I'd be more concerned with pushing/pulling someone to safety than with wondering about the appropriateness of any words I might utter. It's quite likely that any word(s) I did actually utter would offend my maiden aunt if she happened to be in the vicinity.

    • Member Info
      • Native Language:
      • Chinese
      • Home Country:
      • Hong Kong
      • Current Location:
      • Hong Kong

    • Join Date: Aug 2011
    • Posts: 1,031
    #7

    Re: There's a car coming.

    Thanks, 5jj and ems.

    Sometimes we saw some pedestrians crossing the road from the opposite side, they didn't see that there was a car coming. In that case, we couldn't grap or pull the people to safety. Even if the people standing beside us, in our region we wouldn't grap or pull them in order to avoid misunderstandings especially between different genders.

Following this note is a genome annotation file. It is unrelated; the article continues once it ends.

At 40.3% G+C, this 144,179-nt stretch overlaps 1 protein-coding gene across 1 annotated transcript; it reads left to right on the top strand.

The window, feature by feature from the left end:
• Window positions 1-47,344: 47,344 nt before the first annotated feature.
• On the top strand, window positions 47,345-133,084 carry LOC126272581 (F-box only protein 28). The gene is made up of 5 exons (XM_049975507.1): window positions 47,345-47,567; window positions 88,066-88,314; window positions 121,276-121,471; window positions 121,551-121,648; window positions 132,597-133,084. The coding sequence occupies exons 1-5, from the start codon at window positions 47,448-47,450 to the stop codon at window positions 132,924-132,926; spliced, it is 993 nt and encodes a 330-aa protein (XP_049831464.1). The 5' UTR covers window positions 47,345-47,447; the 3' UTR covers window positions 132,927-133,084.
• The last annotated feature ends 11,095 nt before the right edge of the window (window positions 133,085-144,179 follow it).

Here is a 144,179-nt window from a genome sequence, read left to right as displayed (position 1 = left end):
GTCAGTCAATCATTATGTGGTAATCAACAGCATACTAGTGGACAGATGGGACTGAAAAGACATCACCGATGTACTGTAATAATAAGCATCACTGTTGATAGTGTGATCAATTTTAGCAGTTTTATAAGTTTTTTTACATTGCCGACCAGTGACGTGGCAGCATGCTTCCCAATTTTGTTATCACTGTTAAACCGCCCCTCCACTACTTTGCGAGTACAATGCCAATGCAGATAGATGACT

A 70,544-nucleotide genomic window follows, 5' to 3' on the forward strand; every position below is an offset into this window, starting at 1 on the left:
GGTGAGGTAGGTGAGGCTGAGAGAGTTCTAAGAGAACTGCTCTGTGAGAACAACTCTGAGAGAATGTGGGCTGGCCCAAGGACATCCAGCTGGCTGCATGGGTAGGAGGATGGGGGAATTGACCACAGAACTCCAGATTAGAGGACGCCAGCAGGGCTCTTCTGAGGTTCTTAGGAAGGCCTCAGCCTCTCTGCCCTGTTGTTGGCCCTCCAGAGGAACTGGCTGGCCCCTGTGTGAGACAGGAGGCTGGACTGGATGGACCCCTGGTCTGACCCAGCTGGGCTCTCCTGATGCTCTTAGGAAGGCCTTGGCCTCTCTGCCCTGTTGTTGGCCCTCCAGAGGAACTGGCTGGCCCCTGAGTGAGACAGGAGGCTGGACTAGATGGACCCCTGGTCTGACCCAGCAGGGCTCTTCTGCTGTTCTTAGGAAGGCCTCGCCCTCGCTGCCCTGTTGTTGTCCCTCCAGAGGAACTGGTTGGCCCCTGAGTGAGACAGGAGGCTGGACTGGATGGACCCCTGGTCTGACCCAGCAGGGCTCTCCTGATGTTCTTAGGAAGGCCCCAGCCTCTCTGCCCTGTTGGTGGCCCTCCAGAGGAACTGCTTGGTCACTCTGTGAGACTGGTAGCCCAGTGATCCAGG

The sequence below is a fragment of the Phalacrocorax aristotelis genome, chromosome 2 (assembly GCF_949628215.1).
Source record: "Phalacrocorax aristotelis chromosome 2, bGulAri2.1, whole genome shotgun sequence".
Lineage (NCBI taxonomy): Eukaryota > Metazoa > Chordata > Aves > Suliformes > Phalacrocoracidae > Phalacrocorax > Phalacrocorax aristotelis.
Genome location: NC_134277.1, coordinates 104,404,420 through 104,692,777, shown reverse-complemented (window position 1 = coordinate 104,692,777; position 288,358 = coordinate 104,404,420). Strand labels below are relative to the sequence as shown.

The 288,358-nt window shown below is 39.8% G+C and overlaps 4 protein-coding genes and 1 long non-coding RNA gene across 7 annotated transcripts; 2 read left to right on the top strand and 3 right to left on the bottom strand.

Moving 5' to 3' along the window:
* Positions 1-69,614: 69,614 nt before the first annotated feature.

5. Barb_D's Avatar
    • Member Info
      • Native Language:
      • American English
      • Home Country:
      • United States
      • Current Location:
      • United States

    • Join Date: Mar 2007
    • Posts: 19,218
    #8

    Re: There's a car coming.

    Look out! (and point)
    Car! (and point)

    Honestly, if I were about to get hit by a car, the last thing I would worry about is whether someone of the opposite gender put his hands on me to save my life.
    I'm not a teacher, but I write for a living. Please don't ask me about 2nd conditionals, but I'm a safe bet for what reads well in (American) English.

  6. Route21's Avatar
    • Member Info
      • Native Language:
      • British English
      • Home Country:
      • England
      • Current Location:
      • Thailand

    • Join Date: Nov 2010
    • Posts: 938
    #9

    Re: There's a car coming.

    Quote Originally Posted by Barb_D View Post